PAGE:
In Louise Erdrich’s novel ‘The Plague of Doves’, Mooshum tells Evelina and Joseph a story of the murder of a white farm family and the vengeance exacted by the white community on the Ojibwe for this crime; but leaves out the whole truth. In this case, Mooshum’s version of the story stops short to the crucial hanging event where Mooshum was one of the four Ojibwe apprehended for the murder but escapes the hanging (Erdrich 55). Mooshum, as well as the rest of the family, attempt to keep Evelina and Joseph from learning the truth about the incident because it may change their perception of the family and cause them to carry the shame and pain of the event. In order to understand why Mooshum left out this part of the story, it is important to consider it from the perspective of cultural trauma.

Your 20% discount here!

Use your promo and get a custom paper on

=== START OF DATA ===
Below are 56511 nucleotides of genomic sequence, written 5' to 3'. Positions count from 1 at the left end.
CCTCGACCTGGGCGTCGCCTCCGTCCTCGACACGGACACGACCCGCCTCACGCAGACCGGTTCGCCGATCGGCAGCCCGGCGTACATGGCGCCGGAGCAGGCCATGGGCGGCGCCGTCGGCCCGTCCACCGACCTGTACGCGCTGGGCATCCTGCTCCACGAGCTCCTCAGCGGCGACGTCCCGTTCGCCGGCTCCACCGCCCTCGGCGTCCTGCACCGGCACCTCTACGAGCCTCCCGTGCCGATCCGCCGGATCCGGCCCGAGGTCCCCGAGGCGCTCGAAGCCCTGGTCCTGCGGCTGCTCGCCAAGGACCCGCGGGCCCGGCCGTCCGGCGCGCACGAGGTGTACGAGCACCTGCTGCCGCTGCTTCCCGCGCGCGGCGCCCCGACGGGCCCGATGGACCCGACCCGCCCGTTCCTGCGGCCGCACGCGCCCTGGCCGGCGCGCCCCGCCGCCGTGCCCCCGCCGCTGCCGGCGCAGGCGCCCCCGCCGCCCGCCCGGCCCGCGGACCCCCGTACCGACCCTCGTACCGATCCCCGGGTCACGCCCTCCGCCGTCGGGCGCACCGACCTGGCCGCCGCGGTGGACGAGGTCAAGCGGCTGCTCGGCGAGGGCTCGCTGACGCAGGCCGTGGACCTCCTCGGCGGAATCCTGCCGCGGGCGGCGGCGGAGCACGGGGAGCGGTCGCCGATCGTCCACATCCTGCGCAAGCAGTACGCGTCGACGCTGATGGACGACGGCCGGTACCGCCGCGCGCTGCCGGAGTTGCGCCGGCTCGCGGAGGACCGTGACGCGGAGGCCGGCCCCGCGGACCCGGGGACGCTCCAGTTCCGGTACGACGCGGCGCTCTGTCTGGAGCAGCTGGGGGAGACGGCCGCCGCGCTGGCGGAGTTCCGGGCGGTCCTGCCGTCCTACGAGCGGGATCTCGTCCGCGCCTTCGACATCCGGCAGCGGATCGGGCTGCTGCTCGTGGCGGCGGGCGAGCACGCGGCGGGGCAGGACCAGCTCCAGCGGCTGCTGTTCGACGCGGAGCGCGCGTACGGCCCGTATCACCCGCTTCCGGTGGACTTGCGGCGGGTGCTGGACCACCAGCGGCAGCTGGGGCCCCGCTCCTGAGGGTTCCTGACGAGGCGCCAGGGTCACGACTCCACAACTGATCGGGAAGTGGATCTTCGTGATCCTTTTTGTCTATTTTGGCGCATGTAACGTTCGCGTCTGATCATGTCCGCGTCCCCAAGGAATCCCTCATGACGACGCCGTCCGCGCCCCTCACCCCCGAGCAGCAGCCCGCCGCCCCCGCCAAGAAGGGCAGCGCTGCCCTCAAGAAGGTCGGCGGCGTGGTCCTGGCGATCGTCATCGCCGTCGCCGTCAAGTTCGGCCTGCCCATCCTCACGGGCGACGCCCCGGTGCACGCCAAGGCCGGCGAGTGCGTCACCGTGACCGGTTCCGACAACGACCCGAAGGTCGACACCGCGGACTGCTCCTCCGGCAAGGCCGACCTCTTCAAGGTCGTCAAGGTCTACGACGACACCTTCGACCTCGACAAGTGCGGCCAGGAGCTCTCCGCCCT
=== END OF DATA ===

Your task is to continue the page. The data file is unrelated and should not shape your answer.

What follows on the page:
The Plague of Doves Reflection

Order Now
Promocode: SAMPLES20

Generally, individuals like Mooshum chose to leave out parts of their narrative because his experience of the trauma cannot be reconciled with the themes about their existence and life that they cherish (Eyerman et al. 29). In addition, the narrative may be irreconcilable with Mooshum’s account of his identity, as well as with the theme of justice as seen when he introduces the story by saying that there is no justice here on earth. In this case, the experience that he hides in the narrative has negative implications for Mooshum’s identity from Evelina and Joseph’s perspective because he betrayed his friends, leading to their death. As with other trauma victims, Mooshum’s sense of self is discontinuous with the identity he has painstakingly created in the family narrative, which he wants Evelina and Joseph to be proud of (Antze & Lambek 33). As a result, he chooses not to tell the story about the role he played in the hanging of his friends so that Evelina and Joseph do not know of their family’s connection to the perpetrators of the hanging.

  • Antze, P., & Lambek, M. (2016). Tense past: Cultural essays in trauma and memory. London: Routledge. Print.
  • Erdrich, Louise. The Plague of Doves. New York: Harper Perennial Modern Classics, 2013. Print.
  • Eyerman, R., Alexander, J. C., & Breese, E. B. (2015). Narrating trauma: on the impact of collective suffering. London: Routledge. Print.